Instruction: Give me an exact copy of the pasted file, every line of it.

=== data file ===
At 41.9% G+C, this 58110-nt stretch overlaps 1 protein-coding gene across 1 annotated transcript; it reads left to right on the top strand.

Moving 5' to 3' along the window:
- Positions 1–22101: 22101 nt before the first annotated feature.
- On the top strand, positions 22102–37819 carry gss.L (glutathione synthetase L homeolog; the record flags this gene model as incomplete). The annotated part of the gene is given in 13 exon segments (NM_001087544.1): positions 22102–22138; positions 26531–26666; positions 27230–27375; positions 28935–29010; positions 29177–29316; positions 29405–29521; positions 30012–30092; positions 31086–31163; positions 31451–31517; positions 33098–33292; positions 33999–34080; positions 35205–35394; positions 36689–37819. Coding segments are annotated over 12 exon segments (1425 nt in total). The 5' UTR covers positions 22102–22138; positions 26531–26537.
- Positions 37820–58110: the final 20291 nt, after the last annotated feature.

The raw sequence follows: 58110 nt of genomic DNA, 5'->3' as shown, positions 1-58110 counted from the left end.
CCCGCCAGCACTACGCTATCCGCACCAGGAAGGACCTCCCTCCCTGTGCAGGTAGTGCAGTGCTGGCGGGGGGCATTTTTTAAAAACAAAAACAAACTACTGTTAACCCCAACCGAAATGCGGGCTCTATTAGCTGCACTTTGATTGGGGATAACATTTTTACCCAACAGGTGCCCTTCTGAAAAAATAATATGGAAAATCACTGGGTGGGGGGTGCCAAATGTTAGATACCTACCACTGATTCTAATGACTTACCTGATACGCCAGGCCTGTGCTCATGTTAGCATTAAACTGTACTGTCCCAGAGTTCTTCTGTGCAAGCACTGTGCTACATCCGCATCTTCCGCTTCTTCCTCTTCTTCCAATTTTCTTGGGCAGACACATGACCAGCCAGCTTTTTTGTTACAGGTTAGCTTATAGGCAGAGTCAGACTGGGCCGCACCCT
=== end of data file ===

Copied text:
At 41.9% G+C, this 58110-nt stretch overlaps 1 protein-coding gene across 1 annotated transcript; it reads left to right on the top strand.

Moving 5' to 3' along the window:
- Positions 1–22101: 22101 nt before the first annotated feature.
- On the top strand, positions 22102–37819 carry gss.L (glutathione synthetase L homeolog; the record flags this gene model as incomplete). The annotated part of the gene is given in 13 exon segments (NM_001087544.1): positions 22102–22138; positions 26531–26666; positions 27230–27375; positions 28935–29010; positions 29177–29316; positions 29405–29521; positions 30012–30092; positions 31086–31163; positions 31451–31517; positions 33098–33292; positions 33999–34080; positions 35205–35394; positions 36689–37819. Coding segments are annotated over 12 exon segments (1425 nt in total). The 5' UTR covers positions 22102–22138; positions 26531–26537.
- Positions 37820–58110: the final 20291 nt, after the last annotated feature.

The raw sequence follows: 58110 nt of genomic DNA, 5'->3' as shown, positions 1-58110 counted from the left end.
CCCGCCAGCACTACGCTATCCGCACCAGGAAGGACCTCCCTCCCTGTGCAGGTAGTGCAGTGCTGGCGGGGGGCATTTTTTAAAAACAAAAACAAACTACTGTTAACCCCAACCGAAATGCGGGCTCTATTAGCTGCACTTTGATTGGGGATAACATTTTTACCCAACAGGTGCCCTTCTGAAAAAATAATATGGAAAATCACTGGGTGGGGGGTGCCAAATGTTAGATACCTACCACTGATTCTAATGACTTACCTGATACGCCAGGCCTGTGCTCATGTTAGCATTAAACTGTACTGTCCCAGAGTTCTTCTGTGCAAGCACTGTGCTACATCCGCATCTTCCGCTTCTTCCTCTTCTTCCAATTTTCTTGGGCAGACACATGACCAGCCAGCTTTTTTGTTACAGGTTAGCTTATAGGCAGAGTCAGACTGGGCCGCACCCT